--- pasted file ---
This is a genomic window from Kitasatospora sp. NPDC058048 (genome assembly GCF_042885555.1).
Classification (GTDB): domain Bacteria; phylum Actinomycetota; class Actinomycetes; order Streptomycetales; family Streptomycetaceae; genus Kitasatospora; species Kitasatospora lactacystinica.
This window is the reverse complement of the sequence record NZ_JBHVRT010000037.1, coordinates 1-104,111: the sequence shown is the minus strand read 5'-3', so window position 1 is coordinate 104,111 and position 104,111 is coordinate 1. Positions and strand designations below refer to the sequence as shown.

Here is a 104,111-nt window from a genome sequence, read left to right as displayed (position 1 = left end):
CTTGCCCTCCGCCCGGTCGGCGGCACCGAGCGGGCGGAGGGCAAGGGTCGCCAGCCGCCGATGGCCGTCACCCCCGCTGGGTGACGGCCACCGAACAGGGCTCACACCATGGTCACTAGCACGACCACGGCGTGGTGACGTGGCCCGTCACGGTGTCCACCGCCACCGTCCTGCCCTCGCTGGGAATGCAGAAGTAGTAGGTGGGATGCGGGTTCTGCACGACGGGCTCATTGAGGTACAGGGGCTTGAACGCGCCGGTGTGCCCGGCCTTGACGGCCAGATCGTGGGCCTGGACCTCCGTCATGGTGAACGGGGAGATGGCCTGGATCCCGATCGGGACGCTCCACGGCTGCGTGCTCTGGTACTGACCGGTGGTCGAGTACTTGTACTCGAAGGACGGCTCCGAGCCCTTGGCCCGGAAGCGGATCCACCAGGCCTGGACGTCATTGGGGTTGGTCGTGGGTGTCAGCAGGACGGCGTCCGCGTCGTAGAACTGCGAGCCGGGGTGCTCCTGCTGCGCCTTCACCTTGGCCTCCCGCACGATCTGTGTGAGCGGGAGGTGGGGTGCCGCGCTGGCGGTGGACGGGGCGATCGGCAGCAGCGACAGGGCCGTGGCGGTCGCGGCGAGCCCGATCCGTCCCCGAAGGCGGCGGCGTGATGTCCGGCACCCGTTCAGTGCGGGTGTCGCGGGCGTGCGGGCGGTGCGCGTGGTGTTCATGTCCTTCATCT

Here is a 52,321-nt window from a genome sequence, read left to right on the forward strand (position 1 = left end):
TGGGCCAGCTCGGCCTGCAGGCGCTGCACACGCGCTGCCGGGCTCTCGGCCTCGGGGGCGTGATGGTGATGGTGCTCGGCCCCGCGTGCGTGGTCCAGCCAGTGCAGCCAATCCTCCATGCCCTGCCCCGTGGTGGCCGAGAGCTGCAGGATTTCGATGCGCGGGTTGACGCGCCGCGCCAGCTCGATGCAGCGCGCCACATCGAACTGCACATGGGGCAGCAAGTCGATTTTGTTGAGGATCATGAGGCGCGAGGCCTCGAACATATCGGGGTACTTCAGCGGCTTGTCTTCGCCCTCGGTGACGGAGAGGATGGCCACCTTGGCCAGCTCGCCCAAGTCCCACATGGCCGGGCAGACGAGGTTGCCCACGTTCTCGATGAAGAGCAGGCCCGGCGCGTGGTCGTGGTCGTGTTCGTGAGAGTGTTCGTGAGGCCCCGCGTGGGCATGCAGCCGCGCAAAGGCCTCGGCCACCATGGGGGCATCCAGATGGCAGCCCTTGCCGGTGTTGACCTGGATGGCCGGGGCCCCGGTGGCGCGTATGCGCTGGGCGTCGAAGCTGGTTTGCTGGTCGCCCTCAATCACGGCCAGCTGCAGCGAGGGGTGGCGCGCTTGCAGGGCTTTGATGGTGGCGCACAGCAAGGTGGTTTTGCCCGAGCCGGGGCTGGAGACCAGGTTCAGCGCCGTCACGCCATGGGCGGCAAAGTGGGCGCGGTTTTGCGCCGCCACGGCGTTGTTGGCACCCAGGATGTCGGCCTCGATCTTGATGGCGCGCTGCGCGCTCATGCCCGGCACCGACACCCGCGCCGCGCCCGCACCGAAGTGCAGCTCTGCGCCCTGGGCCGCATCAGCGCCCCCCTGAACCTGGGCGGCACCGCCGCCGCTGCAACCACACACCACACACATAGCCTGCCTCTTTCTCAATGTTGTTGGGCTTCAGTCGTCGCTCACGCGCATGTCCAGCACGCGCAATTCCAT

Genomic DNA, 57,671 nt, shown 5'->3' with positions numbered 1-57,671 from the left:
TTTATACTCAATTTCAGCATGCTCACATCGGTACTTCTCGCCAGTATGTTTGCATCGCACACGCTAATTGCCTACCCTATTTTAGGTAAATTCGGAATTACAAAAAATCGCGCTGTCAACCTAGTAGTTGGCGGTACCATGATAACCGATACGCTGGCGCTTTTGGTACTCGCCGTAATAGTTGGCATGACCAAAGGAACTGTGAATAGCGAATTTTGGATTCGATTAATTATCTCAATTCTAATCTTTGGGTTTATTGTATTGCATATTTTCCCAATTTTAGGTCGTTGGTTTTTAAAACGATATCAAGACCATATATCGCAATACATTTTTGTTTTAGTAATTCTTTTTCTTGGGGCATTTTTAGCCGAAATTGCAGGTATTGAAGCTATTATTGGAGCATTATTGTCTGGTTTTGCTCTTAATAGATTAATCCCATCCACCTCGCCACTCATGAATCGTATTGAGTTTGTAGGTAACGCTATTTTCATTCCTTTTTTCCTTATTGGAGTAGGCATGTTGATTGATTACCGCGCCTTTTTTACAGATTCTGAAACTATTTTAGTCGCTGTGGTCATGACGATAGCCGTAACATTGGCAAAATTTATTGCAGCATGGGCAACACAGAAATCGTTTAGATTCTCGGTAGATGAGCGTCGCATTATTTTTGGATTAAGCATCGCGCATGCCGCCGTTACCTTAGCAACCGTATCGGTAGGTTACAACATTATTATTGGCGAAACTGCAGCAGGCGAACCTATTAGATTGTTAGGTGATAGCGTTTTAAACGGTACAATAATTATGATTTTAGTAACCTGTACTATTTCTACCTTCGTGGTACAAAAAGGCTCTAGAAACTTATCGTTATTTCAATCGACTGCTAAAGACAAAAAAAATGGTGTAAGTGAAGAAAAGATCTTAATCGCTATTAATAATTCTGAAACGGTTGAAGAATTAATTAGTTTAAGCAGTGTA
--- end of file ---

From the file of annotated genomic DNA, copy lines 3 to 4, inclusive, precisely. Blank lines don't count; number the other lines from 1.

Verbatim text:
This window is the reverse complement of the sequence record NZ_JBHVRT010000037.1, coordinates 1-104,111: the sequence shown is the minus strand read 5'-3', so window position 1 is coordinate 104,111 and position 104,111 is coordinate 1. Positions and strand designations below refer to the sequence as shown.

Here is a 104,111-nt window from a genome sequence, read left to right as displayed (position 1 = left end):